I love how in this season the show’s not only been using characters to give advice to their peers, but the characters are also specifically passing on the experience they’ve gained from similar situations. In #OMFG alone Grace tells Zoë that it’s not worth it to keep pushing people away, and here we see Miles telling Hunter that he too felt undeserving of happiness at one point, so much that the hurt himself and everyone around him. “You didn’t choose to be built the way you are, so you can only be the best Hunter you can be.” It’s cheesy, but true.
Not only does Hunter have his daily struggles, but he also has to work on gaining his parents’ trust as well as go to court for the swatting in a month. This might be a finale episode where he finally gets the girl, but Degrassi goes to great lengths to remind us his story is far from over.
*People who watched Degrassi Season 14 know about the Degrassi Nudes storyline. Zoë faced the possibility of criminal charges, but that storyline was ultimately dropped. I wanna believe what they’re doing with Hunter is what they wanted to/could’ve done with Zoë.
THE BUS CRASH SUMMARY: After Degrassi wins the championship game against Northern Tech, the players learn that the bus transporting Degrassi fans to the game has crashed. Live video of the crash site shows the bus flipped over on the side of the highway. The news reporter says no fatalities have been reported, but multiple students have been rushed to the hospital, with at least one in critical condition. The characters on bus when it crashed were Grace, Tristan, Zig, Maya, Jonah and Tiny.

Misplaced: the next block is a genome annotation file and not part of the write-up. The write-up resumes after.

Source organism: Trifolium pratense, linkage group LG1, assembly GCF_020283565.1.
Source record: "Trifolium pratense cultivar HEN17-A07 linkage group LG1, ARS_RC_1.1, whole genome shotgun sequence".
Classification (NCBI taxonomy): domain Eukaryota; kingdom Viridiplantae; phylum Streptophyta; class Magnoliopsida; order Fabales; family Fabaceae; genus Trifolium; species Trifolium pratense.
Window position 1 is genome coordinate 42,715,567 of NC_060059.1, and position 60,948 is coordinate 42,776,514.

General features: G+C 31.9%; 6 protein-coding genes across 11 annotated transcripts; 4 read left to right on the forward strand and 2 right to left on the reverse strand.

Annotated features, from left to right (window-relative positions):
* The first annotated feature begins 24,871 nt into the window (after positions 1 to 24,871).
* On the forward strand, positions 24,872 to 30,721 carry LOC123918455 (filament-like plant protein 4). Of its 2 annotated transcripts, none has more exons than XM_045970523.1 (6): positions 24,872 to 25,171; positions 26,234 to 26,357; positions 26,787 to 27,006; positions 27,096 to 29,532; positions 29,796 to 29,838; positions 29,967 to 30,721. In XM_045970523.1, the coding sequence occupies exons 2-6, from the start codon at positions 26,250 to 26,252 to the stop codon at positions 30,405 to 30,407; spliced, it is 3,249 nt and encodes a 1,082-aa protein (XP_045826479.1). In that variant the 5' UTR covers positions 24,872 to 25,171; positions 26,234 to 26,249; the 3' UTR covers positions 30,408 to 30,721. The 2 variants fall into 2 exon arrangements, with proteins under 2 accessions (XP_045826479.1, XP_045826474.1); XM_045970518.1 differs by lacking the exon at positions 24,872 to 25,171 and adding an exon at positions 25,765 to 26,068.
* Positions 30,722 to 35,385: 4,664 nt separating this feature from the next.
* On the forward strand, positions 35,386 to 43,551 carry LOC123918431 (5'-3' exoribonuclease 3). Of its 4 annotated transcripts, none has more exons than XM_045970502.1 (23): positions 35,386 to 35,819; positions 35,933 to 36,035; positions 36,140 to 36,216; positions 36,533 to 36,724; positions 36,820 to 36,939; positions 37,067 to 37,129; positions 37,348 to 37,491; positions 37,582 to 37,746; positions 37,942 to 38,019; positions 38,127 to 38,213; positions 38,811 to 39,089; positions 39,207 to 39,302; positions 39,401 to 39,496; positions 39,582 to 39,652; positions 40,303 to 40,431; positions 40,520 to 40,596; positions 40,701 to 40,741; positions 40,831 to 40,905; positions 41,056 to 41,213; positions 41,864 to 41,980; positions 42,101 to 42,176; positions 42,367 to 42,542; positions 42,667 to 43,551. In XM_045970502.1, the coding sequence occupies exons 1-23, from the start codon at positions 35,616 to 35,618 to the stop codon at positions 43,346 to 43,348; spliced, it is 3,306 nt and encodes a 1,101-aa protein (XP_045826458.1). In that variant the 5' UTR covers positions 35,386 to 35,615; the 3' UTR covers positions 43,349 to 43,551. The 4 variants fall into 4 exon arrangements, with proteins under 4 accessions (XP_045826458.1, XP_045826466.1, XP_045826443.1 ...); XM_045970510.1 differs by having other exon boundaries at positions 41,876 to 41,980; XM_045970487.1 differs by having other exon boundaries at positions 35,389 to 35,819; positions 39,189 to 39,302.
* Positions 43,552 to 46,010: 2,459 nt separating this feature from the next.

I’ve been pretty critical of Degrassi finales over the years, dating all the way back to The Next Generation days. It’s strange how the show would go on these runs of really strong episodes only to end seasons (3-6, 10, 11) on an underwhelming note. Degrassi has most definitely improved their finales since, but this is the first Degrassi finale to truly leave me speechless through the use of an insane cliffhanger.
This is fantastic because not only does it set up a major plot for the next season (it seems unlikely all of the characters escaped that crash with just minor injuries), but there’s also a wide range of possible outcomes. Meanwhile, the reactions of characters in the gym combined with excellent music placement creates a scene full of shock, tension and forced hope for the best, as the worst is more than possible.
*Sometimes it’s better to be lucky…I love how the fact they have Yael mention she, Baaz and Vijay missed the bus gives me chills.
*As of posting this review (9/20/16), Degrassi has already filmed seasons 3 and 4 of Next Class. If you’re interested in deducing what may or may not have happened to the characters on the bus, you can browse all of the “On Set” updates I posted over the summer on this page.